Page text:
6. Acknowledgements

The author is indebted to the co-workers, whose names are found in references from his papers, for their enthusiastic collaborations.


  1. T. Welton, “Room-Temperature Ionic Liquids. Solvents for Synthesis and Catalysis,” Chemical Reviews, Vol. 99, No. 8, 1999, pp. 2071-2084. doi:10.1021/cr980032t
  2. P. Wasserscheid and W. Keim, “Ionic Liquids: New ‘Solutions’ for Transition Metal Catalysis,” Angewandte Chemie International Edition, Vol. 39, No. 21, 2000, pp. 3772-3789. doi:10.1002/1521-3773(20001103)39:21<3772::AID-ANIE3772>3.0.CO;2-5
  3. N. V. Plechkova and K. R. Seddon, “Applications of Ionic Liquids in the Chemical Industry,” Chemical Society Reviews, Vol. 37, No. 1, 2008, pp. 123-150. doi:10.1039/b006677j
  4. O. A. E. Seoud, A. Koschella, L. C. Fidale, S. Dorn and T. Heinze, “Applications of Ionic Liquids in Carbohydrate Chemistry: A Windows of Opportunities,” Biomacromolecules, Vol. 8, No. 9, 2007, pp. 2629-2648. doi:10.1021/bm070062i
  5. C. Schuerch, “Polysaccharides,” In: H. F. Mark, N. Bilkales and C. G. Overberger, Eds., Encyclopedia of Polymer Science and Engineering, 2nd Edition, John Wiley & Sons, New York, 1986, Vol. 13, pp. 87-162.
  6. D. Klemm, B. Heublein, H.-P. Fink and A. Bohn, “Cellulose: Fascinating Biopolymer and Sustainable Raw mMaterial,” Angewandte Chemie International Edition, Vol. 44, No. 22, 2005, pp. 3358-3393. doi:10.1002/anie.200460587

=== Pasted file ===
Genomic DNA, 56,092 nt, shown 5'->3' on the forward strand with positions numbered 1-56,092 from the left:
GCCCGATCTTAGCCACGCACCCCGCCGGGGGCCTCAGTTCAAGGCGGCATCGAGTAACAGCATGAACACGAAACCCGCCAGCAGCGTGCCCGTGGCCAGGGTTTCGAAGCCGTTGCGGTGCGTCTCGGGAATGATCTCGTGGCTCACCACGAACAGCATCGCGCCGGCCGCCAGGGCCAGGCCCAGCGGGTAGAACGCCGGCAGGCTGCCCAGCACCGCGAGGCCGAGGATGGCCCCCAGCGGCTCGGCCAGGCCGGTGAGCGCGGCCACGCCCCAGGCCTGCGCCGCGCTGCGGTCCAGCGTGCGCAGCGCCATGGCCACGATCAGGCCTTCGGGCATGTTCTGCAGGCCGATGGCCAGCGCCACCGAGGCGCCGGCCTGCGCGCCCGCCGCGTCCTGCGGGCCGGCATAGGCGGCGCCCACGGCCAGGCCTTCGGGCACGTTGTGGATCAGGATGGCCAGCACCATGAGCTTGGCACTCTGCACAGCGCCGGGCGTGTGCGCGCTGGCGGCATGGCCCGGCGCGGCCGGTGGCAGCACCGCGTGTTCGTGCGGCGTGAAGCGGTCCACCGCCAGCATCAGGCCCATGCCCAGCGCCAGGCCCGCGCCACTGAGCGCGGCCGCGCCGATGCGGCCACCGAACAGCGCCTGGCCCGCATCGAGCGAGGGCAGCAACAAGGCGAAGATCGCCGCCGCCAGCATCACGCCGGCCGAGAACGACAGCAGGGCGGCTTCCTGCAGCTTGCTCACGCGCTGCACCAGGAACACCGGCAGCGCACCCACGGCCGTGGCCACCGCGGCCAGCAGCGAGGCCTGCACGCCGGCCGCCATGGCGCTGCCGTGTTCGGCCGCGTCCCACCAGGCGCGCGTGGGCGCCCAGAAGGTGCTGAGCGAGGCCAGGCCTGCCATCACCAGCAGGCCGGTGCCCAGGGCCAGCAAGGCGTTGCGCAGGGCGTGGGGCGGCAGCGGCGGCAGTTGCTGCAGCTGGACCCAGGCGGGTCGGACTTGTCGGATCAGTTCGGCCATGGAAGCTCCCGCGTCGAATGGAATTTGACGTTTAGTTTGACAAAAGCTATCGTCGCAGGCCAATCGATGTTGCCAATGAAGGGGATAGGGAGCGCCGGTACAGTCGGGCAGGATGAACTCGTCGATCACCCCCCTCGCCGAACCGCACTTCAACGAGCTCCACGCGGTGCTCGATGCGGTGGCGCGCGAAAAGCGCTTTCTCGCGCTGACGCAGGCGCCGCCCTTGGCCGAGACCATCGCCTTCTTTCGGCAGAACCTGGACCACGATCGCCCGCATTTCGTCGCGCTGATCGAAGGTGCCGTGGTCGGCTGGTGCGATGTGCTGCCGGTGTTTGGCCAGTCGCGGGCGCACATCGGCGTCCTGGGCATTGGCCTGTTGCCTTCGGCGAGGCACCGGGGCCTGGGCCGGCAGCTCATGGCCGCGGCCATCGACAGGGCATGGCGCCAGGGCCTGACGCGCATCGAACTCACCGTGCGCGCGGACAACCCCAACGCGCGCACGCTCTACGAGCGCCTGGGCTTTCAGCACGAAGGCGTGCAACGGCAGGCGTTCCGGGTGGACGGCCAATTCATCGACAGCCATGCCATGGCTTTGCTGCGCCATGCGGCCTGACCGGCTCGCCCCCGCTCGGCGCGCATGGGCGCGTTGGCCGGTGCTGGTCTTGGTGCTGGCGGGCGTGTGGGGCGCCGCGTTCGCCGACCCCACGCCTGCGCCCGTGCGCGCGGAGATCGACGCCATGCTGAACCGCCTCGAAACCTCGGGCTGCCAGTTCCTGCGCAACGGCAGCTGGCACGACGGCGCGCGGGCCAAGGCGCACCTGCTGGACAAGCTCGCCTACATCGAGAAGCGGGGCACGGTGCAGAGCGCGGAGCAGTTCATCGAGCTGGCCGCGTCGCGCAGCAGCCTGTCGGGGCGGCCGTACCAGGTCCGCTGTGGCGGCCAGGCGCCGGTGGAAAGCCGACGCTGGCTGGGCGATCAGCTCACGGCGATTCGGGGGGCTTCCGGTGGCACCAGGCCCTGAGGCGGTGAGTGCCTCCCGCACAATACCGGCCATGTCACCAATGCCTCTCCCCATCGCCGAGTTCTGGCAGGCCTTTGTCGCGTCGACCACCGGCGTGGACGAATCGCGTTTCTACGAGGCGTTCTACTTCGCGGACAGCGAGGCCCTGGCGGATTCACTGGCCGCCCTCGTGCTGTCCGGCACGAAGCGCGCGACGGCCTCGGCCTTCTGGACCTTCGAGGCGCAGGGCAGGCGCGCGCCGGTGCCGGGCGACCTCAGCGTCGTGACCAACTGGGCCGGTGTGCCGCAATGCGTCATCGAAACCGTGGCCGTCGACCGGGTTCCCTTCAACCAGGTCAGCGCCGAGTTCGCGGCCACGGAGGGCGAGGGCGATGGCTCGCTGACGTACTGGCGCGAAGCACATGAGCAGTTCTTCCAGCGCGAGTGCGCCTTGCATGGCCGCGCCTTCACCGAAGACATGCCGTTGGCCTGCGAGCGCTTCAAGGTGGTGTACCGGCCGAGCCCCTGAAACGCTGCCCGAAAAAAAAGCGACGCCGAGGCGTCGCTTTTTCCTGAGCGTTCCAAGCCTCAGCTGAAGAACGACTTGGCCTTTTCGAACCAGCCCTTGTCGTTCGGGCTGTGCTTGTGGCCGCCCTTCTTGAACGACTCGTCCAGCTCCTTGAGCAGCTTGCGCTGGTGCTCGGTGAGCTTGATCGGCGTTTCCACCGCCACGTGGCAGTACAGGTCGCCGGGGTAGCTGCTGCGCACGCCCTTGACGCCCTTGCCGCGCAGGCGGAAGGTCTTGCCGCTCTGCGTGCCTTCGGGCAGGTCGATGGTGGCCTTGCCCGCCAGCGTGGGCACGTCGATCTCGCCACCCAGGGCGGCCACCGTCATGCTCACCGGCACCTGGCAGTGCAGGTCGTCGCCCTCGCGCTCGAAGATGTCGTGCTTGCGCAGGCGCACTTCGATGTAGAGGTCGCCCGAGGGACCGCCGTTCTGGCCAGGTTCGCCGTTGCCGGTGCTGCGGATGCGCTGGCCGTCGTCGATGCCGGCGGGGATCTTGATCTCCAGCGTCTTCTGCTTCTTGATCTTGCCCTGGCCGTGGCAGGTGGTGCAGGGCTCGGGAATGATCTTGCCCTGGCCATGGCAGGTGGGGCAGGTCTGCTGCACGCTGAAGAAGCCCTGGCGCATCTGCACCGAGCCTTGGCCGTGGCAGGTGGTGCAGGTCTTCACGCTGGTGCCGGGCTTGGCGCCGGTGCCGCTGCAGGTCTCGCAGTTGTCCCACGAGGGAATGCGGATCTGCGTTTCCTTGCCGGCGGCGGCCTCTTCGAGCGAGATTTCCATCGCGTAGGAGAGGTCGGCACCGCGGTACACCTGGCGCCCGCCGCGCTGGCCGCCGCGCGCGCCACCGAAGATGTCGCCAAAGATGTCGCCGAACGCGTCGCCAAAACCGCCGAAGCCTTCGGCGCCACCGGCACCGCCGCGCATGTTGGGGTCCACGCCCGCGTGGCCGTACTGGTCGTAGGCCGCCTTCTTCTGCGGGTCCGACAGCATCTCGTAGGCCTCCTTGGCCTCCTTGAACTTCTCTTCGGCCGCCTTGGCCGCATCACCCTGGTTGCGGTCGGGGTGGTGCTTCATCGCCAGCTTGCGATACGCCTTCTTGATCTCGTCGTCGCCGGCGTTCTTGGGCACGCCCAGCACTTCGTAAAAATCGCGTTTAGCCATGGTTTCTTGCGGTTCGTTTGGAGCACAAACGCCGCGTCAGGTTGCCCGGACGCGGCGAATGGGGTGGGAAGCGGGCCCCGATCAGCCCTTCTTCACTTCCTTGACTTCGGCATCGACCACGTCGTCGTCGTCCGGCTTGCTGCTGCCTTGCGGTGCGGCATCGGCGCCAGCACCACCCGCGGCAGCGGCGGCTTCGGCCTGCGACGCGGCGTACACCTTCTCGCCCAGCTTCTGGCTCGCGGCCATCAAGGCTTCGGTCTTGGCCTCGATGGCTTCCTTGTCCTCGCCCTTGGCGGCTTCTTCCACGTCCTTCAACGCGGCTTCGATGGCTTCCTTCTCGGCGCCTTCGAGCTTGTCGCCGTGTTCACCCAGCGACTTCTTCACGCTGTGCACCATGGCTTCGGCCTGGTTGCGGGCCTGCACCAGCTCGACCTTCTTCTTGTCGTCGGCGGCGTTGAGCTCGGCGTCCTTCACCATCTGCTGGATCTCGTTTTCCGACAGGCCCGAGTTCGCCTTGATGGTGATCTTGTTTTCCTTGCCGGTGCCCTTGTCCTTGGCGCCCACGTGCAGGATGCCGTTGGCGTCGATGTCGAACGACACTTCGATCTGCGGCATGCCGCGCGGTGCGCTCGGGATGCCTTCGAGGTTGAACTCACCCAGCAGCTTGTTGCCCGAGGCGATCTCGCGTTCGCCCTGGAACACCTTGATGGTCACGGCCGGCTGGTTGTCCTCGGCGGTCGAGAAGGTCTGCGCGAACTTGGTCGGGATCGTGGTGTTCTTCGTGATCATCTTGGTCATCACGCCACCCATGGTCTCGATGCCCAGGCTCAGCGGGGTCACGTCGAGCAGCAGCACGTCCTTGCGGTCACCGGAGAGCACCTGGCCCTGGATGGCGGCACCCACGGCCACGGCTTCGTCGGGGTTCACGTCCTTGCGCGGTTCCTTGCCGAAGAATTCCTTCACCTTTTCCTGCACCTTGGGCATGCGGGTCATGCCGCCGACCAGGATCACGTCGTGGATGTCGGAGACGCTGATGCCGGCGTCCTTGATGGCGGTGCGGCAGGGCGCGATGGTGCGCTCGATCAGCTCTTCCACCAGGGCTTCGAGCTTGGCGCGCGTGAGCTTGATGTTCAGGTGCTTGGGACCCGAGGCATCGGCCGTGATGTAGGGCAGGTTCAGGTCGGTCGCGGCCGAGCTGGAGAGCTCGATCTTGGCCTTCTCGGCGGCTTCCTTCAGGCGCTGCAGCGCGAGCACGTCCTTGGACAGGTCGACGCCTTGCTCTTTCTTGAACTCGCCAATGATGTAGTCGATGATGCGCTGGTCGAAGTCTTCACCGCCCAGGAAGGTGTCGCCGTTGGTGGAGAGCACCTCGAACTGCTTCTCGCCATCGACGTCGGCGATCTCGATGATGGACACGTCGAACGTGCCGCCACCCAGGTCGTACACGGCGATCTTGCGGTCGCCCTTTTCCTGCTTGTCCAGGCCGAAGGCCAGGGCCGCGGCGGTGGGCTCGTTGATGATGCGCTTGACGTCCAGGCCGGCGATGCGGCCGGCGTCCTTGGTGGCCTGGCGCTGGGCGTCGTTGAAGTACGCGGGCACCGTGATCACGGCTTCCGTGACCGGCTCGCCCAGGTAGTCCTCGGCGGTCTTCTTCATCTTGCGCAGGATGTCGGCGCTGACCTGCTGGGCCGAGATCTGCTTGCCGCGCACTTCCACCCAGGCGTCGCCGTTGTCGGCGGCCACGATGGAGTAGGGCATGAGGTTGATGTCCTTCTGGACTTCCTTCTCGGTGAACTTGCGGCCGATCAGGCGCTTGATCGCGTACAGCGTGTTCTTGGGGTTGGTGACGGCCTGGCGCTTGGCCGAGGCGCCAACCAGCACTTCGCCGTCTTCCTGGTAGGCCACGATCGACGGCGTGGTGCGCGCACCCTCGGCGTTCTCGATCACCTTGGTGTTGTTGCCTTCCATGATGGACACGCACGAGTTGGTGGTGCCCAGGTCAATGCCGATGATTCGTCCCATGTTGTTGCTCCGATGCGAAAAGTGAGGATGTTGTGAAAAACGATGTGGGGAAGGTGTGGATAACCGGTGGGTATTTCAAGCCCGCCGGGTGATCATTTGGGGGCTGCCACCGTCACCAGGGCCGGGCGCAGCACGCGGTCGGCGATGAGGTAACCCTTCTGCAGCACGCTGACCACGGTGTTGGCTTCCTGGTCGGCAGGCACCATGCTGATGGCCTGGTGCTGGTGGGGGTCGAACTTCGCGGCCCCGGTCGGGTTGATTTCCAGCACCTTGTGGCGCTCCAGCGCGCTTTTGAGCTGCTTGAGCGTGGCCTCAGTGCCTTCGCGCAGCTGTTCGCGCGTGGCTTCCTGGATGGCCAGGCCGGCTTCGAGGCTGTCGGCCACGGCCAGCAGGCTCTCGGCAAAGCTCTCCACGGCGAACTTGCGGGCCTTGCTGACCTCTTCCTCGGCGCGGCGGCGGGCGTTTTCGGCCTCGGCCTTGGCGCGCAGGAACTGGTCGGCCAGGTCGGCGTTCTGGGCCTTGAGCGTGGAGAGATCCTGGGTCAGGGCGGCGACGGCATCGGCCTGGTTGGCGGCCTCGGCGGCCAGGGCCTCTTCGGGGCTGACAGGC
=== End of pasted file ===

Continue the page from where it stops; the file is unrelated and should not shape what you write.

7. M. Rinaudo, “Chitin and Chitosan: Properties and Applications,” Progress in Polymer Science, Vol. 31, No. 7, 2006, pp. 603-632. doi:10.1016/j.progpolymsci.2006.06.001
  8. K. Kurita, “Chitin and Chitosan: Functional Biopolymers from Marine Crustaceans,” Marine Biotechnology, Vol. 8, No. 3, 2006, pp. 203-226. doi:10.1007/s10126-005-0097-5
  9. C. K. S. Pillai, W. Paul and C. P. Sharma “Chitin and Chitosan Polymers: Chemistry, Solubility and Fiber Formation,” Progress in Polymer Science, Vol. 34, No. 7, 2009, pp. 641-678. doi:10.1016/j.progpolymsci.2009.04.001
  10. R. A. A. Muzzarelli, “Chitin Nanostructures in Living Organisms,” In: S. N. Gupta, Ed., Chitin Formation and Diagenesis, Springer, New York, 2011.
  11. D. Raabe, P. Romano, C. Sachs, H. Fabritius, A. Al-Sawalmih, S. B. Yi, G. Servos and H. G. Hartwig, “Microstructure and Crystallographic Texture of the Chitin-Protein Network in the Biological Composite Material of the Exoskeleton of the Lobster Homarus Americanus,” Materials Science and Engineering A-Structural Materials Properties Microstructure and Processing, Vol. 421, No. 1-2, 2006, pp. 143-153.
  12. P. Y. Chen, A. Y. M. Lin, J. McKittrick and M. A. Meyers, “Structure and Mechanical Properties of Crab Exoskeletons,” Acta Biomaterialia, Vol. 4, No. 3, 2008, pp. 587-596. doi:10.1016/j.actbio.2007.12.010
  13. R. Minke and J. Blackwell, “The Structure of α-Chitin,” Journal of Molecular Biology, Vol. 120, No. 2, 1978, pp. 167-181. doi:10.1016/0022-2836(78)90063-3